The pilot program, which began Wednesday and will be analyzed by researchers at the University of Helsinki, is expected to deliver results in about ten seconds, screening for positive coronavirus cases in less than a minute per person.
Tests will be conducted on arriving passengers, particularly those from abroad, and are conducted on a voluntary basis. Subjects don’t have direct contact with the dogs, but instead use a wipe on the skin of their neck, which is brought to the dog in a separate booth. Whether the dog indicates a positive detection of COVID or not, a subsequent polymerase chain reaction test—the standard nose swab—is offered free to arriving travelers for comparative data.
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Helsinki Airport introduced the COVID detection plan in a Saturday tweet, featuring a photo of a dog capable of detecting the coronavirus.
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Regardless of whether they test positive, they will be urged to take a standard polymerase chain reaction (PCR) coronavirus test, so that researchers can monitor the dogs’ accuracy. All tests are free for travelers arriving at the airport.
International researchers have evaluated the use of dogs in detecting COVID-19, but according to The Washington Post the Finnish airport trial is among the largest and most advanced efforts yet.
In the first stage of the Finnish trial, trained dogs were able to detect the virus in asymptomatic carriers and more quickly after initial infection than the standard PCR test. A total of ten dogs are expected to be deployed at the Helskini Airport by November.
Finland’s canine COVID detection program follows similar efforts launched at the Dubai International Airport in the United Arab Emirates in August, which began randomly screening a tenth of arriving passengers with a swab of armpit sweat. Initial data suggests the dogs are as much as 94.5 percent accurate in detecting the coronavirus.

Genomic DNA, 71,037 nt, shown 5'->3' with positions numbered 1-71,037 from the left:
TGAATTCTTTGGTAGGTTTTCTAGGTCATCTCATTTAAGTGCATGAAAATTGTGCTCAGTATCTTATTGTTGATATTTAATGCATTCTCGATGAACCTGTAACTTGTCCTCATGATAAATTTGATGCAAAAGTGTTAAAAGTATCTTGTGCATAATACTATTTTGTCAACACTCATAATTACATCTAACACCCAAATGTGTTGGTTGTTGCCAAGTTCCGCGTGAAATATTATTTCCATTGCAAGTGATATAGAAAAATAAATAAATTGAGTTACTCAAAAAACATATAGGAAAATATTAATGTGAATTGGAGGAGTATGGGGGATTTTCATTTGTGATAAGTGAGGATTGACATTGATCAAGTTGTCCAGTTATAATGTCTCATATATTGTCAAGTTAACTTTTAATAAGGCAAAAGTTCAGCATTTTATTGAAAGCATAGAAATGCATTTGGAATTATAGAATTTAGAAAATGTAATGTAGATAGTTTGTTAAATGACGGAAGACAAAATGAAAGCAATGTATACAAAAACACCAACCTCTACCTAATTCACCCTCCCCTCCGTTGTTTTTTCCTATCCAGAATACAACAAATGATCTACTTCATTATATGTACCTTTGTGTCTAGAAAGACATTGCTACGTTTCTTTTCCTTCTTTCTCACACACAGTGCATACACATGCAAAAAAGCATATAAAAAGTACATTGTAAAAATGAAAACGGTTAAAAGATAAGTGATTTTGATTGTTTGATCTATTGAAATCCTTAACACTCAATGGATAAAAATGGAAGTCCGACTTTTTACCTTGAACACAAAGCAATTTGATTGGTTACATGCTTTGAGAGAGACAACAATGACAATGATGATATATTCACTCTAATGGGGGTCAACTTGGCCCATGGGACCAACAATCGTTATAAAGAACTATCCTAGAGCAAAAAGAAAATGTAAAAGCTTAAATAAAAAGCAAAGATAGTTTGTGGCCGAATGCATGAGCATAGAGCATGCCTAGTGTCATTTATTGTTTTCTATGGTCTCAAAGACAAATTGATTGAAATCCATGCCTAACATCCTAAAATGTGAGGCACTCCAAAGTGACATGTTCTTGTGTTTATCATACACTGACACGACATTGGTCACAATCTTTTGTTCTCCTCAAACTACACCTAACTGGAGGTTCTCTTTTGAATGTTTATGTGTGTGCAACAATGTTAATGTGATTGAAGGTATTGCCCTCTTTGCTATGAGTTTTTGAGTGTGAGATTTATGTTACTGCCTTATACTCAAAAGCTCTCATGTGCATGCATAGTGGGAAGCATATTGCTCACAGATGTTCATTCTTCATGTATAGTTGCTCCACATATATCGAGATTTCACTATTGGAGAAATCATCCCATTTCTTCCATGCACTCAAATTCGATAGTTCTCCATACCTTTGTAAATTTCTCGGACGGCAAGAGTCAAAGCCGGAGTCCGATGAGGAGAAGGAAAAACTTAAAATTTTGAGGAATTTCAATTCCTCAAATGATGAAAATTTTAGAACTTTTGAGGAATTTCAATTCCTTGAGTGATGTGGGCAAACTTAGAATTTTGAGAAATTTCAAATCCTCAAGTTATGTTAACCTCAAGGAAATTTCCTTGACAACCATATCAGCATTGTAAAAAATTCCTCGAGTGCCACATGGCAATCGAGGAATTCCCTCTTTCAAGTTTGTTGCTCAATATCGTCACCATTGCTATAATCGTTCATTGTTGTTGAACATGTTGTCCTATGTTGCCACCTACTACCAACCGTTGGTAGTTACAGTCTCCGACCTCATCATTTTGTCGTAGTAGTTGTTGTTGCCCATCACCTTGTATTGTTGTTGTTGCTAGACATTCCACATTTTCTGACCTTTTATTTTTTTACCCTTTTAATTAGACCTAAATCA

Other research into using canines for COVID detection include a study at the London School of Hygiene and Tropical Medicine; police and firefighter dog training in France; and a nine dog trial at the University of Pennsylvania, which successfully trained a dog to detect coronavirus-positive urine.
Previous research has demonstrated dogs can detect cancer, diabetes, bacterial diseases and viruses. Dogs trained to detect COVID aren’t smelling the virus directly, but instead learning to recognize and indicate a specific profile of volatile organic compounds released in cell deaths and other physiological reactions caused by the virus. While advances have been made in artificial “noses,” a dog’s sense of smell is so sensitive that their abilities are hard to measure.
Should the Helsinki Airport dogs prove a viable method of accurately sniffing out the coronavirus, there are still hurdles to widespread adoption of canine detectors, particularly the investment in training required. But some veterinary researchers are hopeful that training techniques developed and data gathered in coronavirus programs may provide a pathway for more comprehensive use of canines in disease detection going forward.
“To me, it’s a world project,” Professor Dominique Grandjean, of the national veterinary school of Alfort in France, told The Washington Post. “Once COVID is over, then there will be other viruses.”